*For an explanation of the “advanced statistics” terminology cited on this article, read Corsica’s glossary. Unless stated otherwise, all data refers to 5-on-5 play and was retrieved from Corsica.hockey (currently down), Natural Stat Trick and NHL.com.

Maybe the Minnesota Wild will have more reasons to celebrate next season (Photo by Bruce Kluckhohn/NHLI via Getty Images)

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NHL playoff series digested: Chicago Blackhawks – Nashville Predators (0-4)

On their way to the Championships in 2010 and 2013, the Chicago Blackhawks defeated the Nashville Predators in the first round of the NHL playoffs. The Western Conference top seed had realistic expectations of reviving history, but facing a spiked, underperforming lower ranked team is always dangerous, and this time the Predators came out determined to bite back and change the narrative. They couldn’t have done it in a more emphatic way, authoring the most stunning first round sweep in the NHL this century and their maiden playoff triumph in just four matches. Let’s dive into the numbers to understand how such an outcome materialized.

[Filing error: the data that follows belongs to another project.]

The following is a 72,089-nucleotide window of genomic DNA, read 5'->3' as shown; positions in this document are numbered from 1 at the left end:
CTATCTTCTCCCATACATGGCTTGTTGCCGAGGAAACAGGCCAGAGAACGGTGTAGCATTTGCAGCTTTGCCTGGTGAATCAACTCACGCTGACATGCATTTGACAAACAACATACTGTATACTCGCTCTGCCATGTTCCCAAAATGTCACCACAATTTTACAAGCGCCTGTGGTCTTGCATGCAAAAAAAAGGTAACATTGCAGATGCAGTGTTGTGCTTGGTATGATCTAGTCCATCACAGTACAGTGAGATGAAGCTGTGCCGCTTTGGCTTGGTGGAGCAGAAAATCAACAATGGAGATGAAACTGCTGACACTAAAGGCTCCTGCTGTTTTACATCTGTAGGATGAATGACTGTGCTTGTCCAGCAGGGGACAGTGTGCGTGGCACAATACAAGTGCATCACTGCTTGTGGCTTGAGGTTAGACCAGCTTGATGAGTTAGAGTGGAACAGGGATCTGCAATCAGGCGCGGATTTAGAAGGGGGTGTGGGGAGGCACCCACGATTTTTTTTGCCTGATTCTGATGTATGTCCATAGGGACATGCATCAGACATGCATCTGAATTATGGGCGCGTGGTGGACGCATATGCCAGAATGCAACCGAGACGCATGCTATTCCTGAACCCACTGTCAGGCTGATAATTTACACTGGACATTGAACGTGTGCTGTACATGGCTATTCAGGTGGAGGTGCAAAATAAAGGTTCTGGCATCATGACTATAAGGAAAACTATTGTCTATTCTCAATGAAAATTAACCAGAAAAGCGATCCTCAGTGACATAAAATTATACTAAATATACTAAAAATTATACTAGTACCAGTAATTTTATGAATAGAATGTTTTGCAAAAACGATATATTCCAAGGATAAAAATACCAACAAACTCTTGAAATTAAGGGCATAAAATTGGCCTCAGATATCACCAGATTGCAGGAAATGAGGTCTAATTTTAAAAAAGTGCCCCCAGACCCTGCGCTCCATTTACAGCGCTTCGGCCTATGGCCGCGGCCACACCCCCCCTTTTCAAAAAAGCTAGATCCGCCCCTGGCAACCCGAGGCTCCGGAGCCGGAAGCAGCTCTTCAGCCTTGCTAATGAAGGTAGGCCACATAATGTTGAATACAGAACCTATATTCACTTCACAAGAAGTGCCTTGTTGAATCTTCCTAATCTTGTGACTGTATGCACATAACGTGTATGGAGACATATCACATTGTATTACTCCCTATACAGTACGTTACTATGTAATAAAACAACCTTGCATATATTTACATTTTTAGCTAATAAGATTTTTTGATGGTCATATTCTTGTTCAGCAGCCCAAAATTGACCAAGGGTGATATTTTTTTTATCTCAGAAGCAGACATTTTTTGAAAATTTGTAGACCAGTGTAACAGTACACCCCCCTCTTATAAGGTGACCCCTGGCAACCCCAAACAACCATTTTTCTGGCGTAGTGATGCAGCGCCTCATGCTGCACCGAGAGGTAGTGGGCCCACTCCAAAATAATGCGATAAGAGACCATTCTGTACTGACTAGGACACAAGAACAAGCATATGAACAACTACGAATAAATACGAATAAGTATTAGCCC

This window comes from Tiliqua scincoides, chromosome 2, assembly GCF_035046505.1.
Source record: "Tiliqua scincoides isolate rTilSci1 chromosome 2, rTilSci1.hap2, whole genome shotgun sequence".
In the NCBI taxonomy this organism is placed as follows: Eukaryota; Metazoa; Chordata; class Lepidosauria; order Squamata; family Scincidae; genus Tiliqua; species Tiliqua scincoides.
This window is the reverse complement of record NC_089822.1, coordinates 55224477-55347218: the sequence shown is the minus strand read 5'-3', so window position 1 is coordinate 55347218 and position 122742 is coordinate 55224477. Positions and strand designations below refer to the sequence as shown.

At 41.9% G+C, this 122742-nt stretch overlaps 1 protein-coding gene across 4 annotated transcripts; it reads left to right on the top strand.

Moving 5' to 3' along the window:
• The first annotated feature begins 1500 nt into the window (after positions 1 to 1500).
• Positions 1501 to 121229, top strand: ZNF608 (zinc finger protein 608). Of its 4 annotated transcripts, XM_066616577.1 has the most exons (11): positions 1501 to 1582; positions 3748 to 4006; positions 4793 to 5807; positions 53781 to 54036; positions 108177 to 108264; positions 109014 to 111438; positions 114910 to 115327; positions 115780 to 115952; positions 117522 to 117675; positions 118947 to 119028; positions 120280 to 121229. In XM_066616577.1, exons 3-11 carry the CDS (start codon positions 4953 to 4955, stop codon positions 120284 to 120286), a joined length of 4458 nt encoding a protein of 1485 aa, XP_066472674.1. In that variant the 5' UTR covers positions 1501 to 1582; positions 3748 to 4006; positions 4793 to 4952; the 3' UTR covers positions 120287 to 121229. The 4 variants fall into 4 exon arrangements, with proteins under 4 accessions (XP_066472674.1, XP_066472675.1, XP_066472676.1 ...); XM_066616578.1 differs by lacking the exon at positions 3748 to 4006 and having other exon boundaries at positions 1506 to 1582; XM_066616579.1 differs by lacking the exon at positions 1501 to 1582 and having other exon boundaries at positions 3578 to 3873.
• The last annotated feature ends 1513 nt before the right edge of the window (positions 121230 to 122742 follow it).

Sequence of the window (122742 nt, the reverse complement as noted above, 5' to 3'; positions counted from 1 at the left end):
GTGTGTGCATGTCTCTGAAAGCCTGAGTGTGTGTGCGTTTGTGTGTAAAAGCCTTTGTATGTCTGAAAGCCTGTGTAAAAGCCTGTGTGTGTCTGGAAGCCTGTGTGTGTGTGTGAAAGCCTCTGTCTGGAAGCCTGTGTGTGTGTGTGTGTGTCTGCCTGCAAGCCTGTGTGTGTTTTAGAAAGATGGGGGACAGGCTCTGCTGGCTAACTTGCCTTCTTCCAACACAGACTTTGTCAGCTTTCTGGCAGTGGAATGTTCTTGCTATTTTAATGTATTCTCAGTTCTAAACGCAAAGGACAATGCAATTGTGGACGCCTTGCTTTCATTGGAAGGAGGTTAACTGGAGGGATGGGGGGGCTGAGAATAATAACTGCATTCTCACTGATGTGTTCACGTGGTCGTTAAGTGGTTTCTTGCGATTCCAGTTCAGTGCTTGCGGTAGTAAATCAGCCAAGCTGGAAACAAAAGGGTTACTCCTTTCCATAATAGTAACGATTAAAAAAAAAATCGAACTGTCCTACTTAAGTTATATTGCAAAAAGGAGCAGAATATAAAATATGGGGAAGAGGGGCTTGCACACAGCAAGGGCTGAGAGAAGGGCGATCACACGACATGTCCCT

Series Results:

Game 1: Nashville Predators 1 @ 0 Chicago Blackhawks

Game 2: Nashville Predators 5 @ 0 Chicago Blackhawks

Game 3: Chicago Blackhawks 2 @ 3 Nashville Predators (OT)

Game 4: Chicago Blackhawks 1 @ 4 Nashville Predators

 

Pekka Rinne, the Great Finnish Wall

The career of the Predators goaltender has been dotted by more peaks and valleys than his pedigree would anticipate and, following an average regular season, all eyes were on him as pundits gauged Nashville’s chances of making a run for the Cup. In four of Rinne’s five previous playoff campaigns, his overall Sv% didn’t rise above .912, consequently it was time the Finnish goalie justified his hefty 7M cap hit in the postseason. However, few could have predicted the level of domination he displayed against the Blackhawks.